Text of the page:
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Published 31 July 2023

The olfactory cocktail party: How animals and humans pick out individual smells in a crowd

A scent-detection dog helping to test the new olfactory stimulator. Photo:provided


Dr Tim Edwards (Te Whare Wānanga o Waikato University of Waikato), Dr Paul Szyszka, Dr Mei Peng, and Associate Professor Graham Eyres (Te Whare Wānanga o Otākou University of Otago) are aiming to explore the speed of smell in animals and humans, and whether we use temporal odour patterns to differentiate mixed odours.

While we know how fast our eyes work (processing images at more than 100 frames per second), the speed of our sense of smell is less clear. We usually sniff multiple times to detect a smell, but airborne odours can change rapidly, fluctuating dozens of times per second. Previous research by the team on insects has revealed that the sense of smell is much faster than previously thought, with olfactory receptor neurons responding to odours within less than 2 milliseconds and picking up odour fluctuations at more than 100 times per second.

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Paul Szyszka with bees (photo by Mark Hathaway), Tim Edwards with a scent-detection dog, Graham Eyres with Rhododendrons, and Mei Peng with a Snap & Sniff odour testing device.

With this new Marsden Fund grant, the team aims to discover if dogs and humans are also capable of fast odour sensing and, if so, how they utilize this ability. In vision and audition, fast sensing is required for separating overlapping objects or sounds, in a process called figure-ground segregation or concurrent source segregation (e.g., we can follow a specific conversation in a noisy room, the so called “cocktail party effect”). The team proposes that fast olfaction could similarly differentiate mixed odours from different sources. This is because odours from the same source arrive at the same time, whereas odours from separate sources have distinct arrival times. If animals can smell fast enough to detect these timing differences in odour arrival, they might have the ability to use this information for perceptual segregation. While the scientist John J Hopfield proposed this hypothesis 30 years ago, it is only recently that supporting evidence in insects has been found by Dr Szyszka's lab.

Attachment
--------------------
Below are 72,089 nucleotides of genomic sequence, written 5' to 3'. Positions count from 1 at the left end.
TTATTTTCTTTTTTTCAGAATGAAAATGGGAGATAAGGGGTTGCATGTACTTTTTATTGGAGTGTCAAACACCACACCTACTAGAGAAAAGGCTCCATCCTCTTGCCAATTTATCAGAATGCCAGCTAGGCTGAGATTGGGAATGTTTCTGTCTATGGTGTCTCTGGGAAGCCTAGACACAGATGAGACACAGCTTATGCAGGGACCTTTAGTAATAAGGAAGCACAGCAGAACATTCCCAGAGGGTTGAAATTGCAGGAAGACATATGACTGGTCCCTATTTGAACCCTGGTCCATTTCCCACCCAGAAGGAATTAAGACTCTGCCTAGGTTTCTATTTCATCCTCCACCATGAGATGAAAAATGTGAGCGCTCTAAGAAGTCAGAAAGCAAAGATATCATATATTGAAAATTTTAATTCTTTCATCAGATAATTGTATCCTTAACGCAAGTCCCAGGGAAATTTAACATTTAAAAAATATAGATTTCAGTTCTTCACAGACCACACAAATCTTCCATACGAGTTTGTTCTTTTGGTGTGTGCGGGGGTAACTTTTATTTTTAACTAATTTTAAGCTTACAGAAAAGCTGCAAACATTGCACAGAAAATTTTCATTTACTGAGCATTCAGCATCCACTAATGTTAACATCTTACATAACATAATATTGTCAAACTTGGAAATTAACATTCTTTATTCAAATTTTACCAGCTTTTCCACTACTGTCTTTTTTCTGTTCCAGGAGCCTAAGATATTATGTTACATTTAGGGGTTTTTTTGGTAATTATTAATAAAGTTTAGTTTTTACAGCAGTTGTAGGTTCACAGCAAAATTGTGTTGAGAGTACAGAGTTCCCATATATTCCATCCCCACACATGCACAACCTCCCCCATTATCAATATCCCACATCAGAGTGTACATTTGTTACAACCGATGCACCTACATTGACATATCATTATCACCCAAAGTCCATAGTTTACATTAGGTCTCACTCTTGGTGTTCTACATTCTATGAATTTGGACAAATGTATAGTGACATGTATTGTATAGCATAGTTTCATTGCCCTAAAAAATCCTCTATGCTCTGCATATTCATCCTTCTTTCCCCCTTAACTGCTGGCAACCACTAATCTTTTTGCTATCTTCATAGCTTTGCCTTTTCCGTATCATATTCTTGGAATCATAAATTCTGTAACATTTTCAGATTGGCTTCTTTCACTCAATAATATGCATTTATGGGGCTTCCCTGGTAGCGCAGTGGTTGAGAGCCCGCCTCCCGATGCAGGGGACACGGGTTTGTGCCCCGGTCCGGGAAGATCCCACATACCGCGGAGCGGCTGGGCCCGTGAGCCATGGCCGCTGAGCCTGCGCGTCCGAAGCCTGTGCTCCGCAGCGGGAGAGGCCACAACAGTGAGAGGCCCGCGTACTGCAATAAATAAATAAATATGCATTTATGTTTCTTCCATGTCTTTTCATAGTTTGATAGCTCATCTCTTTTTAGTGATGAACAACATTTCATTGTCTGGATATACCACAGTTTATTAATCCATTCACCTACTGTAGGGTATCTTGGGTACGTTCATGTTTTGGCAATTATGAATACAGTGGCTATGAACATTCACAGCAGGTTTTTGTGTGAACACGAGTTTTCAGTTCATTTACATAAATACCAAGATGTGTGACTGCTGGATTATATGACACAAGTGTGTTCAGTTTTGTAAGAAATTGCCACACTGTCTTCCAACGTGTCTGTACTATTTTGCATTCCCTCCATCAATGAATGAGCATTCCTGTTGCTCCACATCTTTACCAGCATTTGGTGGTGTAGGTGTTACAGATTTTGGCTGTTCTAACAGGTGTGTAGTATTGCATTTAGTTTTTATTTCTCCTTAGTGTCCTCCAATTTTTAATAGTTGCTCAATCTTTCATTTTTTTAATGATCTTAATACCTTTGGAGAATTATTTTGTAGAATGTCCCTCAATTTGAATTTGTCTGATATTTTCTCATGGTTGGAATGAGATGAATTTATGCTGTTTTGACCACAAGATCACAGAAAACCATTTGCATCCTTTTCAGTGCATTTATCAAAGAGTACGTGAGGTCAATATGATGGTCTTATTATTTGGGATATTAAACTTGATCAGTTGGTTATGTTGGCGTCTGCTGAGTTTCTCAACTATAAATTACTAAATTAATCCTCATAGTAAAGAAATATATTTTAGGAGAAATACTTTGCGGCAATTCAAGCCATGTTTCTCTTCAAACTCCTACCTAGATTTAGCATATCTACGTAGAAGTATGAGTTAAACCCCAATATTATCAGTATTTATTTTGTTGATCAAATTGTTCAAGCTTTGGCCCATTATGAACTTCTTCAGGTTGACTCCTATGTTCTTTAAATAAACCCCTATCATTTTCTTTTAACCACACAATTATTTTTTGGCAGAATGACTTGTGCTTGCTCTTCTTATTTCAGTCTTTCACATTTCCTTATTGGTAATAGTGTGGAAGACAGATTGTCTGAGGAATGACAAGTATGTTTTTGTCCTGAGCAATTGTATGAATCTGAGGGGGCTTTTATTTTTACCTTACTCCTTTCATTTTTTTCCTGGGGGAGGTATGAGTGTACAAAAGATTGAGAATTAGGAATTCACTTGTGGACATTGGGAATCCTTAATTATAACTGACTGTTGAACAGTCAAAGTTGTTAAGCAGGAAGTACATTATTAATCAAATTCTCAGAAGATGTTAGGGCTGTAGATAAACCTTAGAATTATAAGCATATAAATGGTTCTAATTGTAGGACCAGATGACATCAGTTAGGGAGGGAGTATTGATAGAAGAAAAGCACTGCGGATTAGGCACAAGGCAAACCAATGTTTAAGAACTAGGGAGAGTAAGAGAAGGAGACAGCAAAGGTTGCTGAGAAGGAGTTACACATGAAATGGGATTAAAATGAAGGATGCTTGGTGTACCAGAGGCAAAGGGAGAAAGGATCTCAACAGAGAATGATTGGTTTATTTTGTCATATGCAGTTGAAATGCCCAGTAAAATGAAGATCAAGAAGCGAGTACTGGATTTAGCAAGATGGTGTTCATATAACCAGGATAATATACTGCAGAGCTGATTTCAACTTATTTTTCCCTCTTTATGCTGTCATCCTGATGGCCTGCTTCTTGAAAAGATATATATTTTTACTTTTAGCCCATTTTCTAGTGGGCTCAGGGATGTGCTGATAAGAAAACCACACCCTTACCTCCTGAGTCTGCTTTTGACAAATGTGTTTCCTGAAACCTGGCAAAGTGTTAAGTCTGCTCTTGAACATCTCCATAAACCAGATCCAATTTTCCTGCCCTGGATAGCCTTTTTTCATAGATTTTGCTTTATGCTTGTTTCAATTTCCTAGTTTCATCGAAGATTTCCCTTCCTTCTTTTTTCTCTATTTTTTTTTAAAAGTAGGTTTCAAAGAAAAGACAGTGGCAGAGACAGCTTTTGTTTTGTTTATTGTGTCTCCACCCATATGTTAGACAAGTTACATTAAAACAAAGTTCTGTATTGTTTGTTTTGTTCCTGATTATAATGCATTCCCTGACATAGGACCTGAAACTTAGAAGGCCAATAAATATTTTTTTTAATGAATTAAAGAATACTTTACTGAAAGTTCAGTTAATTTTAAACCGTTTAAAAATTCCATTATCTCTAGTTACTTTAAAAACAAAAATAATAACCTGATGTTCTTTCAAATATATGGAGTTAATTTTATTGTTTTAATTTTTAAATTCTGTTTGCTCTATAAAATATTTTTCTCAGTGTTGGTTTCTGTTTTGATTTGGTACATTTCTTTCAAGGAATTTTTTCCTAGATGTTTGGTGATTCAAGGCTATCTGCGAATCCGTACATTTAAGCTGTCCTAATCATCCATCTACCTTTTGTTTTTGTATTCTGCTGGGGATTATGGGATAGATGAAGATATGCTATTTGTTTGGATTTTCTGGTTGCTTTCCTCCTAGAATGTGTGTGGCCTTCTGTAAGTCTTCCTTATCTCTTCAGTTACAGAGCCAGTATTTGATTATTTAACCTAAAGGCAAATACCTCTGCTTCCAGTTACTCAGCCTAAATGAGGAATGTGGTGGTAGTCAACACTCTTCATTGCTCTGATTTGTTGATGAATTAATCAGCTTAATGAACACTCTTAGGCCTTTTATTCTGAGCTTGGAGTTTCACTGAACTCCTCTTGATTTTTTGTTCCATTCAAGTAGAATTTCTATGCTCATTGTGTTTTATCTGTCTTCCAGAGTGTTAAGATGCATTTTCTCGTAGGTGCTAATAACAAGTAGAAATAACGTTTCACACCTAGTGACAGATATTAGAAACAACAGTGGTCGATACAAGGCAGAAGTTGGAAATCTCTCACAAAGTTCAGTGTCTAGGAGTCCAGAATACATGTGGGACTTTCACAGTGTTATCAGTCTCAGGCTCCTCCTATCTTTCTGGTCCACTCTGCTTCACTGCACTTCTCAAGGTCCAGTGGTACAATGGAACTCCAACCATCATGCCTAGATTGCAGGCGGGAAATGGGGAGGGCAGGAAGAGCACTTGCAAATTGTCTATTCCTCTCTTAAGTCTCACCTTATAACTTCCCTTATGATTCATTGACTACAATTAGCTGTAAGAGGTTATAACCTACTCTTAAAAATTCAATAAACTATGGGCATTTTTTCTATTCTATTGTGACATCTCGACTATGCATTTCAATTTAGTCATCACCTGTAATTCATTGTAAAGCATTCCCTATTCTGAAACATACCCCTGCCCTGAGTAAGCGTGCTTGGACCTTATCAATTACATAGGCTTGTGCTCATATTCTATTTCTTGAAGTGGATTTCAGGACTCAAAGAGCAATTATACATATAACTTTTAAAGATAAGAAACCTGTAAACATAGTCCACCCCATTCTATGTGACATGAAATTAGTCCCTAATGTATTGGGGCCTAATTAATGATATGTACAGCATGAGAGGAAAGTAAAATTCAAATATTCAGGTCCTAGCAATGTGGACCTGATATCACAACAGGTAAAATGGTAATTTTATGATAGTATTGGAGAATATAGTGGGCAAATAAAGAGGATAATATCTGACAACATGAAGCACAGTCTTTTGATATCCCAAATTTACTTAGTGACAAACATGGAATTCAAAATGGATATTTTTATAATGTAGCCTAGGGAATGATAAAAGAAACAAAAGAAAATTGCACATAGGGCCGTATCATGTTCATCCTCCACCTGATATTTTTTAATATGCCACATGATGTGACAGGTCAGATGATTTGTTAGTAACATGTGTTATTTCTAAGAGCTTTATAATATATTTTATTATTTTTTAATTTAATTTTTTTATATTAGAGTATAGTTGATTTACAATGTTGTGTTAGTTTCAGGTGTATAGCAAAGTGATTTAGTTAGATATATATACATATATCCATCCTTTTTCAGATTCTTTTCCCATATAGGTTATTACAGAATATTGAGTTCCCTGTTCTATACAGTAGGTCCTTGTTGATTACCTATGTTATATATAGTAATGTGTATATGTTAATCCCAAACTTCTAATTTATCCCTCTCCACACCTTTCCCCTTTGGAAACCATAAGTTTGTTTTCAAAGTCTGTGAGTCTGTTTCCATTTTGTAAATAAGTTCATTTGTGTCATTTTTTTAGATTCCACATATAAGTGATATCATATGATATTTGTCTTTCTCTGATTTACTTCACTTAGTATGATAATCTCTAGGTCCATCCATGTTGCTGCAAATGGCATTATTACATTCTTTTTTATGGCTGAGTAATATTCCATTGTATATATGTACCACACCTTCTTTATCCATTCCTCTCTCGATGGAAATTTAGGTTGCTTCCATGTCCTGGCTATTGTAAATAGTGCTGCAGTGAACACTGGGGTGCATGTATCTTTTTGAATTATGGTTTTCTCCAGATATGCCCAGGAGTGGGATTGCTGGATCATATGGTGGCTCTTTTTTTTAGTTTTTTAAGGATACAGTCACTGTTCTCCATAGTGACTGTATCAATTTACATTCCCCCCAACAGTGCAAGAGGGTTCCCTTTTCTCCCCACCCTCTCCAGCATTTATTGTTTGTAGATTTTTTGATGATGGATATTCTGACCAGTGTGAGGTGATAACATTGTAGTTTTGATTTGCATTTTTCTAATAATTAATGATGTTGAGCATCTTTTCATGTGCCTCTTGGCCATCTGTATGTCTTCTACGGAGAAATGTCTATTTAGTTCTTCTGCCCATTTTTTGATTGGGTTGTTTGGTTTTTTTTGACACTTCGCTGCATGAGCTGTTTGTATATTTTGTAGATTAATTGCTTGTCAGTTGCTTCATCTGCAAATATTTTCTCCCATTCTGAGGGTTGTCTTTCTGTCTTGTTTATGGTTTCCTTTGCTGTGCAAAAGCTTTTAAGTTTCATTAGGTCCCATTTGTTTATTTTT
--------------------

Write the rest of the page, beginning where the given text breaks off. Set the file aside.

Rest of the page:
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The temporal structure of odour plumes contains information about the number of odour sources. Figure a) illustrates how wind generates turbulent odour plumes. Plumes from different sources differ in spatial structure, which leads to temporal differences in odour arrival at animals’ olfactory organs. Odour plumes were visualized with smoke and two sequentially shot images were overlaid for illustration. Figure b) illustrates how the temporal structure of two odour plumes (pizza and coffee) helps humans and non-human animals discern whether the odours stem from two separate sources or a single source – the top image has a low correlation between the two odours, while the bottom one has a high correlation.

Three PhD students, Iwan Downie, Dhirendra Singh Gehlot, and Feng-Chun Lin have recently joined the team to contribute to the dog, human, and insect research, respectively. Associate Professor Nathaniel Hall, an expert in canine learning and olfaction from Texas Tech University, has also joined the team in advisory capacity. The team adapted Dr Szyszka's fast olfactory stimulator for use with dogs and humans and are now preparing to test dogs' ability to detect when odours arrive at different times. They are also developing new behavioural paradigms to overcome the problem that animals cannot verbally report what exact odour they are smelling. Using the NZ stonefly, the team discovered that insects' rapid smell sensing is an adaptation for flying, as flying animals encounter faster odorant stimuli than walking animals (publication link: https://doi.org/10.1186%2Fs12862-022-02005-w). The team anticipates that the project's findings could benefit pest control, scent-detection technology, and neurology, including identifying early-stage human disease indicators.